K9 narcs a buzzkill for Kentucky teens

© Jonathan Alcorn
Parents in the Louisville, Kentucky area are turning to non-police drug dogs to sniff out contraband they suspect is in their homes.

"Worried Parent? Something Smell Funny?" is a tagline for The Last Chance K9 Service in Louisville, which advertises to schools, concerned parents and events that might desire a dog to sniff for explosives or drugs. Last Chance makes clear it is not law enforcement.

"Our highly-trained and certified K9 will come to your residence, and sniff for drugs inside of your home and vehicles ‒ privately," Last Chance's website says about its 'Worried Parent Program', which comes with a $99 search fee.

One couple hired the company when they feared their teenager was smoking pot. Instead, a German shepherd sniffed out four grams of heroin tucked into a pair of tube socks, the Courier-Journal reported.

"This program was designed to help children and teenagers with drug issues (using or selling), to get a last chance to stop their behavior ‒ without going to jail or receiving a charge," the website says.

The company has searched more than 50 homes in Kentucky and Indiana, turning up drugs like heroin and methamphetamines belonging to teens or young adults living with parents who have hired the service, Michael Davis, owner of Last Chance, said. Upon finding marijuana and drug paraphernalia in one teen's room, Davis said he counseled the father who hired him to be calm when confronting his daughter.

Davis told the father: "Don't yell or scream at her. Just sit down and talk to her. Be stern but be cool, calm and collected," he said, according to the Courier-Journal.

Davis has tactical training in the detection of drugs, bombs and guns. He noted that, while parents are interested in his service, most of his work comes from larger contracts, such as businesses that request searches.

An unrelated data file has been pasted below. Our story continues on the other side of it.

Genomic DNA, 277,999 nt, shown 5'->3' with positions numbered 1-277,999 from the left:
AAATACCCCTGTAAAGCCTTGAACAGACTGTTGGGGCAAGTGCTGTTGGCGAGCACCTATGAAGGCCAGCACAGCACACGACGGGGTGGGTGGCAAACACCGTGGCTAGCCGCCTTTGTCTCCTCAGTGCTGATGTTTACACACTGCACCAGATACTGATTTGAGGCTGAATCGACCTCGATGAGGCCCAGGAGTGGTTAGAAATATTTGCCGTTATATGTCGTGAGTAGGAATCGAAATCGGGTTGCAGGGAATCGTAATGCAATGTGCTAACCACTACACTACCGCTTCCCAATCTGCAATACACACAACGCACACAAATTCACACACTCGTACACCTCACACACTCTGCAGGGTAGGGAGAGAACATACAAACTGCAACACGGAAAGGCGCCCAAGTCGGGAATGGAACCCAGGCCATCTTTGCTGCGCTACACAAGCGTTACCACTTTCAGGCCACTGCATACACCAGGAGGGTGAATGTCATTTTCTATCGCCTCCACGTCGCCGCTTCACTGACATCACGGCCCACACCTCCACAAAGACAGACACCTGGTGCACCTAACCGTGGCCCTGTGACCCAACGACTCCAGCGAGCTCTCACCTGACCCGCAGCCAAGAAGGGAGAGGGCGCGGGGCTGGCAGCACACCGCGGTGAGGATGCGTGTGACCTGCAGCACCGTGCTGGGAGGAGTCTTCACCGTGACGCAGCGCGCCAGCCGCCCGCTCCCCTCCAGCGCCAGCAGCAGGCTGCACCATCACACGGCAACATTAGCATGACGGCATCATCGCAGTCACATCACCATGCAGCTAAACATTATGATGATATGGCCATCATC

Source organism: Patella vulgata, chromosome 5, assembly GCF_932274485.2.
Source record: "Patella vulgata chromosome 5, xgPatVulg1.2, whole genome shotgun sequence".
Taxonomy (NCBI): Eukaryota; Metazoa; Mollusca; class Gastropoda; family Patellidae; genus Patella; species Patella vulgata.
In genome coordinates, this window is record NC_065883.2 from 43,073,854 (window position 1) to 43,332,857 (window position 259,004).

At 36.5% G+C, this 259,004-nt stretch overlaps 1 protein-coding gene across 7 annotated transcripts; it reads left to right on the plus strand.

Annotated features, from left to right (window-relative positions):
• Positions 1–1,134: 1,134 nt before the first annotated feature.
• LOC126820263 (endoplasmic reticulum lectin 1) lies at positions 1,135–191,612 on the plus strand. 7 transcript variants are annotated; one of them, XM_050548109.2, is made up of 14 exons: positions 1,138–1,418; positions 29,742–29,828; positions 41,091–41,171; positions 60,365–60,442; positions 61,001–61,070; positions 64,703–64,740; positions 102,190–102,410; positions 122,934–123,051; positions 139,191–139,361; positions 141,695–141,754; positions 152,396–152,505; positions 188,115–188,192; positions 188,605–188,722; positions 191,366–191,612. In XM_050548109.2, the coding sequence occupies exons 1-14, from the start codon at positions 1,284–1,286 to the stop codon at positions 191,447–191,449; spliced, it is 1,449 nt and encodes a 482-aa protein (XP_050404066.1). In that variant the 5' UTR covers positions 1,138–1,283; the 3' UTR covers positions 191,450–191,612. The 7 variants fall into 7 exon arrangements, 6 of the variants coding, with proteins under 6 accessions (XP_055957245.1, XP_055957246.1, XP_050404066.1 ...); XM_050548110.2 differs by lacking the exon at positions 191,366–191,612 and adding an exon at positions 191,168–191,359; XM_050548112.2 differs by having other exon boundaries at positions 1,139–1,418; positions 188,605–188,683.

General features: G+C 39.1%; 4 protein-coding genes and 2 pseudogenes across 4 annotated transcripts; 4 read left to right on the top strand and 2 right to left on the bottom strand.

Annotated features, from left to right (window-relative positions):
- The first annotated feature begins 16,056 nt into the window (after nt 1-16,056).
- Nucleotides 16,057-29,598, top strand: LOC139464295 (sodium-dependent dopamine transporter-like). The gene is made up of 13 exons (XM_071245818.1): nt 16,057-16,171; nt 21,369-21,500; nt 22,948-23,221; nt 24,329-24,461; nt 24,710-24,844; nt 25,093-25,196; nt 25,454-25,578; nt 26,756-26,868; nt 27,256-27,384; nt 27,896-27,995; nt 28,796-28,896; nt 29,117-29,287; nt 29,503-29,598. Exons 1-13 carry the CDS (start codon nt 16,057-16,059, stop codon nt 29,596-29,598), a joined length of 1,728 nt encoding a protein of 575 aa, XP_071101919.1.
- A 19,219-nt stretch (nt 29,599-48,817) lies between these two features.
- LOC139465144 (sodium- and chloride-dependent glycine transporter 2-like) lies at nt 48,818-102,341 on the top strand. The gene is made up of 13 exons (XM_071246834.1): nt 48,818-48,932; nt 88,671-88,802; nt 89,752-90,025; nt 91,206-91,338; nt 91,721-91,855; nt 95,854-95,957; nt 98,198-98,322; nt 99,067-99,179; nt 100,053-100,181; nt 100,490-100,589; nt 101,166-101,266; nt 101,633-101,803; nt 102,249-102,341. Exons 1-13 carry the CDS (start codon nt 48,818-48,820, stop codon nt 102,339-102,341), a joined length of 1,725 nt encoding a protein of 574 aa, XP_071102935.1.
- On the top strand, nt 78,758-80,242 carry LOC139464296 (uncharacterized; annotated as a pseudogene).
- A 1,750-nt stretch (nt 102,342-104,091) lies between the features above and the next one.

Last Chance's website says drugs found at a search are given to "the closest Law Enforcement Department for proper disposal (no information is shared with the Department)." The Courier-Journal, however, reported that few police departments in the Louisville region have allowed Davis to drop off drugs found in their patrol area.

"We've had to leave narcotics in the hands of many parents," Davis said. "And that's sad. That's not what we're designed for."

Private drug patrol services using dogs to hunt for substances have cropped up throughout the nation, including Massachusetts and Colorado, which became the first state to legalize recreational marijuana in 2014.

Drug-sniffing dogs should be used with caution, advocates for compassionate drug rehabilitation say. Dog searches in schools can unnecessarily alarm children and teens, Whitney A. Taylor, director of public advocacy for the American Civil Liberties Union of Massachusetts, told the Boston Globe in 2014.

“Drug-sniffing dogs are often inaccurate and cause disruption and fear when they are deployed,” Taylor said. “If we are worried about young people using or abusing drugs, we need to stop treating them like criminals and start treating them with public health and educational approaches, including regular and fact-based conversations about drugs.”

Use of many illicit drugs, prescription opioids, cigarettes, alcohol and synthetic cannabinoids among teens in the US is on the decline, according to a study by the National Institute on Drug Abuse (NIDA) that was released in December 2015. Marijuana use is stable while actually eclipsing cigarette use among 12th graders.

"We are heartened to see that most illicit drug use is not increasing, non-medical use of prescription opioids is decreasing, and there is improvement in alcohol and cigarette use rates," said Nora D. Volkow, MD, director of NIDA. "However, continued areas of concern are the high rate of daily marijuana smoking seen among high school students, because of marijuana’s potential deleterious effects on the developing brains of teenagers, and the high rates of overall tobacco products and nicotine containing e-cigarettes usage."